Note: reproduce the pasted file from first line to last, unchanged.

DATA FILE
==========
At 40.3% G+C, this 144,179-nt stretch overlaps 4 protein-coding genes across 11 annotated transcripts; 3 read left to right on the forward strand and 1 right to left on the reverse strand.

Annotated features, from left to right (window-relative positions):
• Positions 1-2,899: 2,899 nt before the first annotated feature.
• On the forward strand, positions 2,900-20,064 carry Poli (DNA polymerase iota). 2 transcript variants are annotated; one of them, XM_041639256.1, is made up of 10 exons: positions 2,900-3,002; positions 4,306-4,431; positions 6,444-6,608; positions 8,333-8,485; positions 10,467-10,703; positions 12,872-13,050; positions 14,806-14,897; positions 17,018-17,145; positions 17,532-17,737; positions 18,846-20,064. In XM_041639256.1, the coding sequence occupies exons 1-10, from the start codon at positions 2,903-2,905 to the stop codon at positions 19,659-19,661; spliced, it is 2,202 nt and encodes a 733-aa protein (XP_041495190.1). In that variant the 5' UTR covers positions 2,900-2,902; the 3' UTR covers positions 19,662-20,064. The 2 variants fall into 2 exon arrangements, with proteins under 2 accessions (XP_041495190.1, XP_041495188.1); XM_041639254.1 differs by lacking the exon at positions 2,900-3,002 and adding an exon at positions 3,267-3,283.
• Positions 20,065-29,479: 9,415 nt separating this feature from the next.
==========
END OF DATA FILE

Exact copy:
At 40.3% G+C, this 144,179-nt stretch overlaps 4 protein-coding genes across 11 annotated transcripts; 3 read left to right on the forward strand and 1 right to left on the reverse strand.

Annotated features, from left to right (window-relative positions):
• Positions 1-2,899: 2,899 nt before the first annotated feature.
• On the forward strand, positions 2,900-20,064 carry Poli (DNA polymerase iota). 2 transcript variants are annotated; one of them, XM_041639256.1, is made up of 10 exons: positions 2,900-3,002; positions 4,306-4,431; positions 6,444-6,608; positions 8,333-8,485; positions 10,467-10,703; positions 12,872-13,050; positions 14,806-14,897; positions 17,018-17,145; positions 17,532-17,737; positions 18,846-20,064. In XM_041639256.1, the coding sequence occupies exons 1-10, from the start codon at positions 2,903-2,905 to the stop codon at positions 19,659-19,661; spliced, it is 2,202 nt and encodes a 733-aa protein (XP_041495190.1). In that variant the 5' UTR covers positions 2,900-2,902; the 3' UTR covers positions 19,662-20,064. The 2 variants fall into 2 exon arrangements, with proteins under 2 accessions (XP_041495190.1, XP_041495188.1); XM_041639254.1 differs by lacking the exon at positions 2,900-3,002 and adding an exon at positions 3,267-3,283.
• Positions 20,065-29,479: 9,415 nt separating this feature from the next.